One would expect a person to possess a certain amount of savvy and adroitness to be involved in offshore banking — let alone managing a high profile Premier League team — but apparently this isn't the case. Redknapp has been pleading ignorance throughout the trial, and today jurors were informed that the cockney gaffer can't write or spell, and lacks the kind the organizational skills he might preach to his Spurs defence. The Sun reports:
Redknapp, 64, said: "I am completely and utterly disorganised. I am not going to fiddle taxes, I pay my accountant a fortune to look after me."
He added: "My accountant runs my life. I do not receive my wage slips, they go straight to him. I do not see bank statements. I've a big problem - I can't write."
He added: "I write like a two-year-old and I can't spell".
Dirty Tackle's Irony Detector recorded off-the-chart readings when the man who writes a regular column for The Sun was revealed to be almost illiterate by the very same paper. Yet the UK's favorite tabloid newspaper conveniently failed to report the part where he told the court he "hadn't been paid in 18 months" for his editorial services. Funny, that.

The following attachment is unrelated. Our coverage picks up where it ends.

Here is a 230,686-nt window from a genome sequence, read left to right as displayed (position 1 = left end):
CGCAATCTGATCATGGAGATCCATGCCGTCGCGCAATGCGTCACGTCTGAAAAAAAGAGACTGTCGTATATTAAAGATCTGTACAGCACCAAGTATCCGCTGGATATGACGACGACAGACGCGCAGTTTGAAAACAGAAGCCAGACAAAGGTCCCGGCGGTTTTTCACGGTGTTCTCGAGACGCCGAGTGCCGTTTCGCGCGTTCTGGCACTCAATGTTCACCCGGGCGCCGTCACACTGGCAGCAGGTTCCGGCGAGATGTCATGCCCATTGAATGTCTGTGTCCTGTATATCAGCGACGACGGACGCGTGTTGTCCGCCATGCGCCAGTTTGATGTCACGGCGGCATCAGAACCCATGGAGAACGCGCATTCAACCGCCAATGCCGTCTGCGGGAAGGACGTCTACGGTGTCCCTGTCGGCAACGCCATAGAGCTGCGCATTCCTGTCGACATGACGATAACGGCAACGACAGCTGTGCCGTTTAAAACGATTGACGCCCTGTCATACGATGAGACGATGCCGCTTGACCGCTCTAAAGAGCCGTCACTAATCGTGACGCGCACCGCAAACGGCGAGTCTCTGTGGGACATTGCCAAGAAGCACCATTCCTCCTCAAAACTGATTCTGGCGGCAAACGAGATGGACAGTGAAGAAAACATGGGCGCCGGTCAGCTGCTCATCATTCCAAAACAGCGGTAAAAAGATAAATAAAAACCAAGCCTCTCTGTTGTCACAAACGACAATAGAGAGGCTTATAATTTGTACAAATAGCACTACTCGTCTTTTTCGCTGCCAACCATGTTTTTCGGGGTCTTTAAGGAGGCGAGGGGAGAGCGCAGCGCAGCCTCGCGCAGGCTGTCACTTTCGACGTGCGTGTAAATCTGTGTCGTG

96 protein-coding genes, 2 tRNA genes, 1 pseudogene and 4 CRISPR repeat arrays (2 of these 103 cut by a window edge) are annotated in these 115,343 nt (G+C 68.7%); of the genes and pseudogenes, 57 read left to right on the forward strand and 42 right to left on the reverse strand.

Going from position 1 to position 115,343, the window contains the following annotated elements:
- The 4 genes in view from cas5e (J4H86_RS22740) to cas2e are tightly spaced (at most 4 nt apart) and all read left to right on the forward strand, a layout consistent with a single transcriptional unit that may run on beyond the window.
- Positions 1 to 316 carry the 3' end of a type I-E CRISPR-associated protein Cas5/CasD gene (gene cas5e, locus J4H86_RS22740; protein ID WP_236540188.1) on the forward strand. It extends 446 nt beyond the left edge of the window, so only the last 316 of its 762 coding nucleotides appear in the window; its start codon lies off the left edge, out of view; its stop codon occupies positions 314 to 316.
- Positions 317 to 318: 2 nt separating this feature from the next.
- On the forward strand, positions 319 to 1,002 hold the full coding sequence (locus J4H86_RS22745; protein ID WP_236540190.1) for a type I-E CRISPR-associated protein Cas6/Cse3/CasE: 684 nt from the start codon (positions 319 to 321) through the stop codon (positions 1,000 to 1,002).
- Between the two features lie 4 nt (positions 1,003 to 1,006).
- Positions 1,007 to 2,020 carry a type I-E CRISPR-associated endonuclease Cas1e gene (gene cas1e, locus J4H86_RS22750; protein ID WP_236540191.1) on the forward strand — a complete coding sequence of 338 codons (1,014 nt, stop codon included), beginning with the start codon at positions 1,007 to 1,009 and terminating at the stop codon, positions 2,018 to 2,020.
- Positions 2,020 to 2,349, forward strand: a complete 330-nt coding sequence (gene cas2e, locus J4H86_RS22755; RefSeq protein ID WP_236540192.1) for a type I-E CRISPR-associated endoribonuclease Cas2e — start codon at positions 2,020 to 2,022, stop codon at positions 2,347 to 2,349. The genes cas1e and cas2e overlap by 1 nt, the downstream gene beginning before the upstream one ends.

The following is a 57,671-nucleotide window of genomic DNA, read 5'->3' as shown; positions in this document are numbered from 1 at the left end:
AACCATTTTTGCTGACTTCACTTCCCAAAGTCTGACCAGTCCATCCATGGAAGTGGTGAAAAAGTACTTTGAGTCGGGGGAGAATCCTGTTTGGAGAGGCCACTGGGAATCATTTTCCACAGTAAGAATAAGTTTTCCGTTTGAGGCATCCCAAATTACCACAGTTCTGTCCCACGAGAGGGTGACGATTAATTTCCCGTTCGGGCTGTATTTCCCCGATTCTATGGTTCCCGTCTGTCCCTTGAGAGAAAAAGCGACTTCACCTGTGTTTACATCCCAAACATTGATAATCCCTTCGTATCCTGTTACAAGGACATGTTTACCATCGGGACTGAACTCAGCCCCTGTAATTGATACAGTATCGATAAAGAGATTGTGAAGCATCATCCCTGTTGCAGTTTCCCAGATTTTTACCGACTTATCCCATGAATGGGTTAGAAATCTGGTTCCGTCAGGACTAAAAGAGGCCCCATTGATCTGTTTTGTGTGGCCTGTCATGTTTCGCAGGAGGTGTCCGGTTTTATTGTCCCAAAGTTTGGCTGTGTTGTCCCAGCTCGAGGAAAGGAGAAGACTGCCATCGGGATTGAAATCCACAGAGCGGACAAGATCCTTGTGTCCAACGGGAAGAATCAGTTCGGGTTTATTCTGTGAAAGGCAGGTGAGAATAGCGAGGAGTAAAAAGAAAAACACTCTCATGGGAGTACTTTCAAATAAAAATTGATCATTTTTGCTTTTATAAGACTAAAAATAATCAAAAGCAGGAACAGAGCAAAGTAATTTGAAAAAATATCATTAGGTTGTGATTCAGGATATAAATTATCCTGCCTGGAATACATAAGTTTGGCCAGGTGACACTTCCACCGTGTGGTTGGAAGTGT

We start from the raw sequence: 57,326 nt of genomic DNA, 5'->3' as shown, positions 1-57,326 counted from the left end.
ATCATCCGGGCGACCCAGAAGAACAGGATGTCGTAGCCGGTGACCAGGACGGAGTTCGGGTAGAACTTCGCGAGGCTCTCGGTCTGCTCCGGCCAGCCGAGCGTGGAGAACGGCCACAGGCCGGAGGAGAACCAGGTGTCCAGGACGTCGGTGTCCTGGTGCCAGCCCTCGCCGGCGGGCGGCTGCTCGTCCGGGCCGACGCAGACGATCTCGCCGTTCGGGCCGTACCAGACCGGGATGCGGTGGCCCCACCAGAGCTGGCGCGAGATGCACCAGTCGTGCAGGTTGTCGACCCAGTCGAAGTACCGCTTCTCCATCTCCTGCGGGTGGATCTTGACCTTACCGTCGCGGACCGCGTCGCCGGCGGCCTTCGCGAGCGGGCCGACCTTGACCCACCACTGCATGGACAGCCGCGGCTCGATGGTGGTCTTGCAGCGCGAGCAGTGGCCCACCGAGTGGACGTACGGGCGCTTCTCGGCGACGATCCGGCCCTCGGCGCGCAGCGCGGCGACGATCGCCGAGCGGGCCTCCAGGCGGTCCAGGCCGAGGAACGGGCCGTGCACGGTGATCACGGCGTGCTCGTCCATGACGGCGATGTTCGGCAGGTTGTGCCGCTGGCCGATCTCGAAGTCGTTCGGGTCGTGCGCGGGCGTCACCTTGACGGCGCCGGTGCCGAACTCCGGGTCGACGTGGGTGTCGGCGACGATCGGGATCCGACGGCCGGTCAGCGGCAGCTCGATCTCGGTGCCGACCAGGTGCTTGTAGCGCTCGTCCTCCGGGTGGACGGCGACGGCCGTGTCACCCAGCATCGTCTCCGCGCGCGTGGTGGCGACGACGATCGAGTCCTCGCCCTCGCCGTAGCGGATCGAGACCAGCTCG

In addition to revealing that he can't even fill in the team sheet before matches, Redknapp also pointed out confused relationship with technology, reports FourFourTwo:
In tape recordings played at Southwark Crown Court, Redknapp said: "I can't work a computer, I don't know what an email is, I have never sent a fax and I've never even sent a text message.
Of course it's cruel to mock someone for poor literacy skills, but the jurors might have had trouble keeping straight faces when he said "I don't know what an email is" in a recording that he knew other humans would hear. (Either he's astoundingly out of touch with modern communication techniques, or he's confusing knowing what something is and how to use it. He probably knows what a Hadron Collider is, but that doesn't mean he knows how to work one.)
Whether disorganization, illiteracy and technophobia are deemed to be legitimate grounds for massive tax avoidance will remain to be seen as the trial continues.
- Business & Economy
- Harry Redknapp
- Southwark Crown Court